Daniel Arsham – Connecting time
From 18 January 2019 until 30 September 2019
Moco’s ICY and SOT exhibition ‘A Moment of Clarity’
In June this year, Amsterdam’s Moco Museum opens a new exhibition featuring the work of Iranian street art brothers ICY and SOT. To complete the bill, Moco has chosen influencer and art lover Anna Nooshin as the exhibition’s co-curator. Also Iranian by birth, Nooshin has been deeply affected by the works of ICY and SOT.
The young Iranian brothers Icy (34) and Sot (29) have been nicknamed the ‘Iranian Banksy’ for good reason. Their work is highly controversial and has even been banned in their native country. But the street artists’ work holds up a critical mirror to today’s society, offering an unconventional take on such themes as suppression, the environment, freedom, war, and dreams. The two brothers’ talent has not gone unnoticed and they quickly gained an opportunity to swap the streets of Tabriz for the bright lights of New York.
The brothers proved an instant hit among admiring art lovers in the Big Apple. But their inevitable success has not been without its sacrifices. By seizing success in America with both hands, they have forfeited the right to return to their native country…
We can now say with confidence that ICY and SOT did not give up a future in their home country in vain. They have had several exhibitions in New York and are well on their way to achieving international acclaim. Very recently, the artists again became the talk of the town thanks to their Dirty Money installation on Wall Street. The brothers hit out at the greed and volatility of capitalism by placing a gigantic crumpled dollar bill at the heart of the financial district.
About the collaboration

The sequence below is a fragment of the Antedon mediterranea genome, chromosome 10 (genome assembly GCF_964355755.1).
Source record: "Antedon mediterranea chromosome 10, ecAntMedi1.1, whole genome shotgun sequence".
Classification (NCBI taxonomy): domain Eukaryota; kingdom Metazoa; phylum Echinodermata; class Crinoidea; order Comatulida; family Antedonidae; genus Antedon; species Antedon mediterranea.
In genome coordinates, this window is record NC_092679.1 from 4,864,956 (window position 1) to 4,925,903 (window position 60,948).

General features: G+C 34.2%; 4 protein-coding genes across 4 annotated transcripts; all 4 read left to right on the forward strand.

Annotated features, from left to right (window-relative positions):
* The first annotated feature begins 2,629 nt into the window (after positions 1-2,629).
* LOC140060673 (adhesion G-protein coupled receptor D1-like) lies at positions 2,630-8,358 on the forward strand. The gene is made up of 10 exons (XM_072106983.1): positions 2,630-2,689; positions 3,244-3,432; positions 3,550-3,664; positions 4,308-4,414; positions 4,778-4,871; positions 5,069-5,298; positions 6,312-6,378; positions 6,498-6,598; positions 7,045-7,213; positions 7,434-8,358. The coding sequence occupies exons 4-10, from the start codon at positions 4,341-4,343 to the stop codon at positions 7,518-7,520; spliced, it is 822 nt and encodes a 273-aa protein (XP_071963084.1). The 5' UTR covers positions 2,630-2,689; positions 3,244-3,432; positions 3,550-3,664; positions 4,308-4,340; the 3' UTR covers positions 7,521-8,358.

Moco founder Kim Logchies knew from their very first meeting that Anna Nooshin was the perfect match for the Moco Museum and its works and she was determined that the two should collaborate. The choice of ICY and SOT was a joint decision. Anna’s story is similar to that of ICY and SOT but it was her personal taste, natural affinity with and curiosity for art that persuaded Kim to enlist Anna as co-curator for this extraordinary exhibition.
“Anna was deeply touched, which was a joy to experience.”
Anna identified with the two brothers who also fled from their native country of Iran. Like them, she has also succeeded in moving on from a difficult start in life and achieving a positive and inspirational turnaround. In early March, Anna and Kim traveled to New York to meet the artists and select works for the exhibition. Anna is involved in the whole creative process.
This summer, Moco Museum brings the work of Icy and Sot to Amsterdam to adorn the walls of the museum, alongside Banksy. The works that will feature in the ICY and SOT exhibition are being chosen by Kim Logchies and Anna Nooshin. Sharing the same themes, the exhibition is not only an excellent match for Banksy’s work but will also enrich the museum’s existing collection!
ICY and SOT – ‘A Moment of Clarity’
From 1 June 2018 until the end of October 2018.
‘The Moco Museum unveils new work by Marcel Wanders to mark its second anniversary’
To celebrate its second anniversary this month, the Moco Museum will be unveiling ‘Portrait’, a new work by Marcel Wanders designed especially for Moco.
Artist Marcel Wanders has interpreted the sheer dedication and ambition of adult existence as a rocking, rotating egg that transforms into a wall of wishes. The sculpture heralds a new start and has been presented by the artist as a gift to the city of Amsterdam. Thoroughly poetic and dreamy, the work symbolizes that inner longing we all feel within us. Viewed from a distance, the egg evokes images of a landscape of dreams. On the top of its marble base, the wishpin is engraved as a reminder of our eternal ambitions and our belief in what is possible.